IMPORT SURGE CONTINUING
The National Retail Federation also expects the retail importsurge that began in the summer of 2020 will continue throughthis summer as retailers work to meet increased consumerdemand. (Keep in minds that NRF’s numbers do not includeautomobiles and restaurants.)
“We’ve never seen imports at this high a level for such anextended period of time,” comments Jonathan Gold, NRF’s
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The researchers also assert that the future successof North American ports will be measured by theirability to deal with changes in consumer spendingtrends and operational issues that ports in other partsof the world continue to struggle with.
For example, will American consumers revertlater this year to their pre-pandemic emphasis onspending disposable income on “experiences versusthings”? Household spending on travel, live entertainment and restaurants have plummeted sinceearly 2020. The share of U.S. consumption spenton all services fell by 7% while purchases of goodsgrew a healthy 7% from the fourth quarter 2019 tothe fourth quarter 2020.
The company also said that continuing serviceissues and port congestion could have a bigger impact the longer they last, although most, like theproblems at the Panama and Suez Canals, are believed to betemporary.
“The question is, how rapidly will port congestion fade
away?” C&W said. “In past crises, such as the West Coast dock
strike in 2014-15, problems subsided quickly once a solution
was reached. In the current case, a return to normal will largely
depend on when import volume growth moderates.”
vice president for supply chain and customs poli-
cy. “Records have been broken multiple times and
near-record numbers are happening almost every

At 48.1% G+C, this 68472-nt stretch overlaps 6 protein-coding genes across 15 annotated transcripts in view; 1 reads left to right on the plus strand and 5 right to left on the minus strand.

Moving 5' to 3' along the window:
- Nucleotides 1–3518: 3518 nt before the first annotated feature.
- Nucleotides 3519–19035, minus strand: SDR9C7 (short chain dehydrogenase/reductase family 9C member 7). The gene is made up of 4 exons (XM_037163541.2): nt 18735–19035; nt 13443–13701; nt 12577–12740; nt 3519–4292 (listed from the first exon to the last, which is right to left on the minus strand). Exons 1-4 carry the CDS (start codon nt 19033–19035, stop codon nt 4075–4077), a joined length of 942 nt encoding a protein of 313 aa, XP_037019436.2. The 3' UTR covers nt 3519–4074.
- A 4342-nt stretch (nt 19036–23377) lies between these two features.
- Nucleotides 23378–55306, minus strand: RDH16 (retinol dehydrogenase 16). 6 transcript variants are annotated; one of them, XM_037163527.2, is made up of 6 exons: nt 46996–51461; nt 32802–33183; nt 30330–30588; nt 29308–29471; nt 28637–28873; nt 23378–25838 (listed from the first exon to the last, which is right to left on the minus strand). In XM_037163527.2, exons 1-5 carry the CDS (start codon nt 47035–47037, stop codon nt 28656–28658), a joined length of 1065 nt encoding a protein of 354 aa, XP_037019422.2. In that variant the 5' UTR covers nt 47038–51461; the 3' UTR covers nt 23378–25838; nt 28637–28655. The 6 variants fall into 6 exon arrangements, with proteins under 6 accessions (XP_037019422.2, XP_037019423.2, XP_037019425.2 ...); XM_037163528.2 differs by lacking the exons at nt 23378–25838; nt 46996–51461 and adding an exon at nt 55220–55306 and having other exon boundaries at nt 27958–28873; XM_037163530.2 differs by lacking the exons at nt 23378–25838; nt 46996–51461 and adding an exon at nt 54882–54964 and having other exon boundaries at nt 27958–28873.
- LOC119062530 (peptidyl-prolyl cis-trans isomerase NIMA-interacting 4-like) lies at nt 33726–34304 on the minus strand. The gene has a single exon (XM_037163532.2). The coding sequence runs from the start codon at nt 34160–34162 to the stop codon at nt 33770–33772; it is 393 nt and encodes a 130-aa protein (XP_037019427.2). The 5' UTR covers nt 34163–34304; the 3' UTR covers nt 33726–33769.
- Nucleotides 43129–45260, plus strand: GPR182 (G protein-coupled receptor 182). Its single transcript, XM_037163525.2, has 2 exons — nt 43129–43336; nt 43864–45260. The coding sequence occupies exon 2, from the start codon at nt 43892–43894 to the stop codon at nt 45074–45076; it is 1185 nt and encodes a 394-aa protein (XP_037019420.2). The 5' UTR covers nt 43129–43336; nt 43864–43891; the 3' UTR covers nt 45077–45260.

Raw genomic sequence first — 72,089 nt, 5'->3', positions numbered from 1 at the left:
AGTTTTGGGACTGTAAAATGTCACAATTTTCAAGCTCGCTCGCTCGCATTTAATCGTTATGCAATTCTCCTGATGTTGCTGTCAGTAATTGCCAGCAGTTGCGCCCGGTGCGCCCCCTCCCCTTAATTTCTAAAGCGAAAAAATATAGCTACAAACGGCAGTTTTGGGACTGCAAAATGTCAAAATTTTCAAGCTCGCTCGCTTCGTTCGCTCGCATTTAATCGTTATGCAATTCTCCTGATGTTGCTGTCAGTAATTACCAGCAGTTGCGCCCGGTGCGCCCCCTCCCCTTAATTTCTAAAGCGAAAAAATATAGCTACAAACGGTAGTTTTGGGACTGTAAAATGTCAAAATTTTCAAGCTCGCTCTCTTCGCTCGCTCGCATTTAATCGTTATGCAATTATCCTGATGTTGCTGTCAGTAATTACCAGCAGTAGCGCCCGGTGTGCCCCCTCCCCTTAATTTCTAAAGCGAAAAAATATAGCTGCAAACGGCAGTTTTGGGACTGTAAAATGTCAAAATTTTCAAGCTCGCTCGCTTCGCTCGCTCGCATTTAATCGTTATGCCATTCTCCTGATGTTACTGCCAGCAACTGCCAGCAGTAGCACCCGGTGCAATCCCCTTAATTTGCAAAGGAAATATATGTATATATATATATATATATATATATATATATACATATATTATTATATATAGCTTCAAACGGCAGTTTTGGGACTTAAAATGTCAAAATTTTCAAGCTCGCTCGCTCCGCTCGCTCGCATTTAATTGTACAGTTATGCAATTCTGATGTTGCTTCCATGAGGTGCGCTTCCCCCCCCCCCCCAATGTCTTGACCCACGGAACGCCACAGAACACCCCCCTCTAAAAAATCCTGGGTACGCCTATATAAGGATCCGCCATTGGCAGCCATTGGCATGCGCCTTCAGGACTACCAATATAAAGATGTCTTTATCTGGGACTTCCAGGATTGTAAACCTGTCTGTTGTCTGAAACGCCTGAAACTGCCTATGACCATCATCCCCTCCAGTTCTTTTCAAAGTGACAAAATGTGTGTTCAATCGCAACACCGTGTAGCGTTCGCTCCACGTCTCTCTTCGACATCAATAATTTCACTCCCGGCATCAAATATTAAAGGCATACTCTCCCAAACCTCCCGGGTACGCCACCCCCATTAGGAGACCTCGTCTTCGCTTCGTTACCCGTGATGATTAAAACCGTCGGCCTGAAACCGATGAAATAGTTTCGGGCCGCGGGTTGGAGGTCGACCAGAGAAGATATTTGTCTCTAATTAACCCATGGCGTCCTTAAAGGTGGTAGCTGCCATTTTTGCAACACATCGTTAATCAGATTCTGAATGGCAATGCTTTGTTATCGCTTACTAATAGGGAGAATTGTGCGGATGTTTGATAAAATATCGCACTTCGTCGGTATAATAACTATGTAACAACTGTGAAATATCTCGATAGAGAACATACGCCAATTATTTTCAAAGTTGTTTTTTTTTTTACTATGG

month. Between federal stimulus checks and mon-
ey saved by staying home for the better part of a
year, consumers have money in their pockets and
they’re spending it with retailers as fast as retailers
can stock their shelves.”
Under the current forecast, retail import volume
is expected to remain at or above the two million
TEU mark for 11 out of 13 months by this August.
Before 2020, monthly imports had reached two
million TEU only one time: in October 2018.
April is forecast at 1.99 million TEUs, up 23.4%
year-over-year; May at 2 million TEUs, up 30.6%;
June at 2.01 million TEUs, up 24.9%; July at 2.04
million TEUs, up 6.5%, and August at 2.08 millionTEUs, down 1.2%. If the August projection holds, it would bethe first year-over-year decline since last July.
The import surge that began last year resulted in months ofbackups at ports, which have faced labor shortages becauseof COVID- 19 infections and equipment shortages because ofthe high volume.
“Congestion at U.S. ports is abating as container carriers andterminals adjust to the new normal,” says Ben Hackett, founder
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